An assessment tool that produces stable, consistent results

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17

Define validity in terms of an assessment tool

How well an assessment tool measures what it claims to

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18

List advantages and disadvantages of case studies

Advantages:

  • useful for early stages of scientific investigation as it gives insight to what variables deserve further study

Disadvantages:

  • Not useful when evidence is needed to support/refute a theory

  • Case studies/testimonials are isolated events that lack comparative information necessary to rule out alternative explanations

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19

What is the goal of an experimental design?

To structure events so that support of one particular explanation simultaneously disconfirms other explanations

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20

What is placebo?

Tendency for people to report a treatment has helped them regardless of whether it actually did or not

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21

What is spontaneous remission?

Recovery over time, with no specific effective treatment

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22

What is the vividness problem?

People overweigh evidence that is more vivid, and hence more retrievable from memory (e.g: salience of personal testimony like from a friend, movie star)

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23

What is the third variable problem? Give an example from Stanovich

A type of confounding in which a third variable leads to a mistaken causal relationship between two others. E.g: Goldberg & Pellagra - people thought Pellagra was caused by sewage problems (hygiene issues), when it was actually their poor economical situation causing a low protein diet. Goldberg managed to show this with feeding prisoners low and high protein diets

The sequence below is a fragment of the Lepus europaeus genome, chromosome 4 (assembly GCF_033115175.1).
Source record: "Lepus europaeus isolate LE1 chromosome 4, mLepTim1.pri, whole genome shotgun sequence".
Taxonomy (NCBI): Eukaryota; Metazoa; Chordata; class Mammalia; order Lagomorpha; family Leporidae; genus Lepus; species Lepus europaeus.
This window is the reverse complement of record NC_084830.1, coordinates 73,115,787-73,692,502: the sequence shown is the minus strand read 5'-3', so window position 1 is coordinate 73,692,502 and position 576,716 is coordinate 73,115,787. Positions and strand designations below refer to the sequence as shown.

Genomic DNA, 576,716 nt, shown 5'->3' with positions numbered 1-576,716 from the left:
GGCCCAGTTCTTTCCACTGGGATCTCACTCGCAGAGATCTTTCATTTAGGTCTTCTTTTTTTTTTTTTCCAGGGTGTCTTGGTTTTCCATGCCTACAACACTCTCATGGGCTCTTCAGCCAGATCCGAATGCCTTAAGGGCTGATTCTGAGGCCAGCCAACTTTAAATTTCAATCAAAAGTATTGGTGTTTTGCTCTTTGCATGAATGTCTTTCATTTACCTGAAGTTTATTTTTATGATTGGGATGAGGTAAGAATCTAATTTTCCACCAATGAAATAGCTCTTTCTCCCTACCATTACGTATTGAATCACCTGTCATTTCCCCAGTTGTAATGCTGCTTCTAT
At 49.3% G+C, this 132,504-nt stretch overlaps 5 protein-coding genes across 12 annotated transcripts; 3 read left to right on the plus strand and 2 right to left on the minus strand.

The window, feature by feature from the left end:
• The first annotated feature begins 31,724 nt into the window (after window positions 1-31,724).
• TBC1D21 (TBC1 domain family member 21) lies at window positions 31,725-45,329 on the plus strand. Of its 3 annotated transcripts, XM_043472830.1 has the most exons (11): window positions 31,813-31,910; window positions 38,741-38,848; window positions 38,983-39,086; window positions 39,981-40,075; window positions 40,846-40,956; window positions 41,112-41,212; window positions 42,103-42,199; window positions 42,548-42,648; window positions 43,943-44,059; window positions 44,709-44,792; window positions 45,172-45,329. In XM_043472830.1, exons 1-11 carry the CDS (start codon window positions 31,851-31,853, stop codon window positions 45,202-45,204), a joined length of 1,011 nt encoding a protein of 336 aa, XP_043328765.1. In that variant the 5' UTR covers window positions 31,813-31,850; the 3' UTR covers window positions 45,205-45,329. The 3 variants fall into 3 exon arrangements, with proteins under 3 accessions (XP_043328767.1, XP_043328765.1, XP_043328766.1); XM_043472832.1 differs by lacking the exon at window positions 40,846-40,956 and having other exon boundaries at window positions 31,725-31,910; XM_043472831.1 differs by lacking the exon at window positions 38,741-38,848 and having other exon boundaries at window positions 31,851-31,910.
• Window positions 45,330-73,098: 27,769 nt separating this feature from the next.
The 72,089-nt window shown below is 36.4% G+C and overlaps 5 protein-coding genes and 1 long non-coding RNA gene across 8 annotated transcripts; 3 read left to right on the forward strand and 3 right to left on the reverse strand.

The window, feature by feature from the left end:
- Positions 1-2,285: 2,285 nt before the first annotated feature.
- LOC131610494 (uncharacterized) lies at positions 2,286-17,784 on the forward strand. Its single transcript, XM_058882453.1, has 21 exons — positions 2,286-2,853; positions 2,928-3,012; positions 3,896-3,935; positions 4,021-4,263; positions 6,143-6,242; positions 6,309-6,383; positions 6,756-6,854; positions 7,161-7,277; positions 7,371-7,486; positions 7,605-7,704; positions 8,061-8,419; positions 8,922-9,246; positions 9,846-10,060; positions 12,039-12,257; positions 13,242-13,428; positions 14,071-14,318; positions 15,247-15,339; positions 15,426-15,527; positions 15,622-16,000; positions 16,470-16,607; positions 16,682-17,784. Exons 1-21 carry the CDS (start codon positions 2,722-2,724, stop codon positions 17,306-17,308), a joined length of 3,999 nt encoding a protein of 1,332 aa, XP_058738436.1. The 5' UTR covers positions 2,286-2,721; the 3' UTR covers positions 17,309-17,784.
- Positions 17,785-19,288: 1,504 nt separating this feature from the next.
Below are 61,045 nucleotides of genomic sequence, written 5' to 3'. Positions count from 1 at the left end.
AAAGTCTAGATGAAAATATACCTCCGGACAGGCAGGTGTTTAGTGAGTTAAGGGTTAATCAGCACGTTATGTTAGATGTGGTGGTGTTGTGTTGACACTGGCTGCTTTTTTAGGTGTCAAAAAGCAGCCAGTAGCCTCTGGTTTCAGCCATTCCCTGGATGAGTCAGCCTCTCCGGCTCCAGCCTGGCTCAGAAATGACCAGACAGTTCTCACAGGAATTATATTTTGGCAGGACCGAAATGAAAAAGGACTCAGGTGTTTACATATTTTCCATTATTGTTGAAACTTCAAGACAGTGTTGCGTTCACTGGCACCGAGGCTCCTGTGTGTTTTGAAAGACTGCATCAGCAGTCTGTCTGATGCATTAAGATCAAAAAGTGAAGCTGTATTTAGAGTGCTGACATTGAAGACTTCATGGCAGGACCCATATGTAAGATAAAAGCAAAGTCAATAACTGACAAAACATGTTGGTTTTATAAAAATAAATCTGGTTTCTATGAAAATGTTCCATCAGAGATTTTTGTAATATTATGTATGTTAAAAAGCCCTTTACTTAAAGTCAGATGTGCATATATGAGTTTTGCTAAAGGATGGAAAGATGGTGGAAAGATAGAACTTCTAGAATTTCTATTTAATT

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24

What is the directionality problem in interpreting correlation? Give examples

Direction of relationship between two variables is not indicated just because they are correlated. E.g self esteem and school achievement/altruistic behaviour & happiness

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25

What is selection bias?

An error in how people are selected for a study; chosen in a specific environment, people tend to have a set of behaviour-biological characteristics. E.g: being in a hospital seems to be the reason why you die but it's actually bc people are in the hospital are sick

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26

What are the essential characteristics of a 'true' experiment

  1. Manipulates the variable that is hypothesized to be the cause (IV)

  2. Measures the variables hypothesized to be affected (DV)

  3. Keeping all other variables constant and using randomization

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27

What is manipulation, isolation and control in terms of a true experiment?

  1. Manipulation- varying the degree of manipulation and noting its effects on DV

  2. Isolation - isolating ONE variable (the independent variable) by holding everything else constant

  3. Control- ensuring there is no possibility of third variable effects